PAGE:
We have our language nests, kohanga reo where a minority send their children to learn Te Reo but New Zealanders in general still see Te Reo Maori as an option not a necessity. I always wonder what would happen if non-Chinese people went to China or non-French people went to France and refused to speak their languages. Awkward.

However, we must move forward. For my children's sake, I refuse to be hindered by backward thinking except my own for which I am responsible. My faith in God helps me to understand and forgive, and gives me a more honourable context to come from. One fuelled by love and forgiveness for others rather than keeping track of offenses, being mistrustful and fearful. I'm encouraged to be fuelled with solutions for the next generation. To give our children a future and a hope that is based on something higher.

I'm not immune to prejudice, lots of people annoy me and I'm certainly not perfect. But this ring on my finger helps me recall the best of our world, the best of people. And I admire the Queen, as an individual. I think she is beautiful. A stately strong woman who has held her own. (And I loved the movie The King's Speech about her dad.)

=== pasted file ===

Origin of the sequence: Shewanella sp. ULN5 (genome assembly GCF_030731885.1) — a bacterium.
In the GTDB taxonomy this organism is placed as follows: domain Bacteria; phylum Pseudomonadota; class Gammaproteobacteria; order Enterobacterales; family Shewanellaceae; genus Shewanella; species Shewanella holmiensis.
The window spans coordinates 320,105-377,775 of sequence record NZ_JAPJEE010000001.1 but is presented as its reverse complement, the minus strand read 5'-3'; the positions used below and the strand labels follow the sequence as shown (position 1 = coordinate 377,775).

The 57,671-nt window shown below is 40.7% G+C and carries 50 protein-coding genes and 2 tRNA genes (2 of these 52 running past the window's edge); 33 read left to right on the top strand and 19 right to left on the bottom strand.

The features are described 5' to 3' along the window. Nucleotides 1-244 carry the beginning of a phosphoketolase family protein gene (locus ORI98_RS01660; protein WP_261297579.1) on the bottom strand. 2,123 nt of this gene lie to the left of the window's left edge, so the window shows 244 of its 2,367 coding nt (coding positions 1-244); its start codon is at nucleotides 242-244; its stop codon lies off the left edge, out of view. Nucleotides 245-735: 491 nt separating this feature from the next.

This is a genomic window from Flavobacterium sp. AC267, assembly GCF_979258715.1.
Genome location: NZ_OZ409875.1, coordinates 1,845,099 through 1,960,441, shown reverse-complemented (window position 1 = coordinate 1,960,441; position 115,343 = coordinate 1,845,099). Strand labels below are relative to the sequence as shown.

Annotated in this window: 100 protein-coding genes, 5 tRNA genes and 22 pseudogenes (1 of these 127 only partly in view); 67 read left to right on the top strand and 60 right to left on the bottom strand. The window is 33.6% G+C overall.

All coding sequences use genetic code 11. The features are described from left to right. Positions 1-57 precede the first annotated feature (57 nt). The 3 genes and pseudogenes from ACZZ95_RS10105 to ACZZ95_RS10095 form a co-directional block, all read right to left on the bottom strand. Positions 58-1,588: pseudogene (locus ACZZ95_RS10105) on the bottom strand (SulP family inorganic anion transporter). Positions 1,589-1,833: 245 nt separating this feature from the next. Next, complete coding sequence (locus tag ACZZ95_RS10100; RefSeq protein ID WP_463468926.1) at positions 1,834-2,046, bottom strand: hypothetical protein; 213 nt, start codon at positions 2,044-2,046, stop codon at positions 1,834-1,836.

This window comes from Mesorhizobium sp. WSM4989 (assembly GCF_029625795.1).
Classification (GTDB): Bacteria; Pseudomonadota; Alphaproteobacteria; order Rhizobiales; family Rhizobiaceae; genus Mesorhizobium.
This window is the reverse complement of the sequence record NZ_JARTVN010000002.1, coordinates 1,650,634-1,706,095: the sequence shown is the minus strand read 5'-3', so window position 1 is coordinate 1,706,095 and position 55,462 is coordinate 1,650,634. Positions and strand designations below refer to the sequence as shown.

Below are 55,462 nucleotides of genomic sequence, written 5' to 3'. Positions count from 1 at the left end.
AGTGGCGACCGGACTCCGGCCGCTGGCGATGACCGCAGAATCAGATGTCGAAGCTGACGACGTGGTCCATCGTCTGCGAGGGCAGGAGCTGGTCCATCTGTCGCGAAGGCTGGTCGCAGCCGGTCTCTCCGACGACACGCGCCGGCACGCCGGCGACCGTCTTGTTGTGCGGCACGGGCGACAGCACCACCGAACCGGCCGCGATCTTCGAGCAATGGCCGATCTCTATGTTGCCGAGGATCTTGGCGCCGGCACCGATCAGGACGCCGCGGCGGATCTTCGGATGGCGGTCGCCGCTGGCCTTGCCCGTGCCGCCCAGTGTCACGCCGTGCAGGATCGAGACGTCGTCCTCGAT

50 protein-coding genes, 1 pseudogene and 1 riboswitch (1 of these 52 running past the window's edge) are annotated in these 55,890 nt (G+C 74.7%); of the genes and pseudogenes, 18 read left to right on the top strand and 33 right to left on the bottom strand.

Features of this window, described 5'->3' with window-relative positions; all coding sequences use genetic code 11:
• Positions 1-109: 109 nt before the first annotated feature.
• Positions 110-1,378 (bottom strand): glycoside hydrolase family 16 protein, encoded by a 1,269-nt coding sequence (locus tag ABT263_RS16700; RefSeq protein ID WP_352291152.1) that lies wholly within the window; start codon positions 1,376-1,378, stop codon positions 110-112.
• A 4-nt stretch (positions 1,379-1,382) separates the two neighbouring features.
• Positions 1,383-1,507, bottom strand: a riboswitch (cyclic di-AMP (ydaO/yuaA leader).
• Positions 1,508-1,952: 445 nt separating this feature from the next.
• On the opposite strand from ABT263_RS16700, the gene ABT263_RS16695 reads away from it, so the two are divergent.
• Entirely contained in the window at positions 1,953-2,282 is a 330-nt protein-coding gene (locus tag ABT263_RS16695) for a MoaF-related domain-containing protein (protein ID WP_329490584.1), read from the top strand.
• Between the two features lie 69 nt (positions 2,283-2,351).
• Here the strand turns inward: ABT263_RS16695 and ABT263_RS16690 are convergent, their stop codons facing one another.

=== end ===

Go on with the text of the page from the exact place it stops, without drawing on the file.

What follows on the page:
Koha, gift. Its important that we remember to be people who bring gifts to other people's lives. Whether it's grace when someone errs, a warm knitted hat, some thrifted goodies or a meal for a new mum. And not to be takers only. Like those that colonised our land. We need to be people who care for people. To leave behind taonga that will grow people, not tear them down.

He aha te mea nui? He tangata, he tangata, he tangata.
What is the most important thing? It is people, it is people, it is people. 

Maori Whakatauki

Wednesday, April 4, 2012

Handmade 2012

Its coming into our colder season. In Wellington, that means more time indoors. Keeping warm and cosy becomes a priority, so out come knitting needles and soup pots, baking tins and hot water bottles.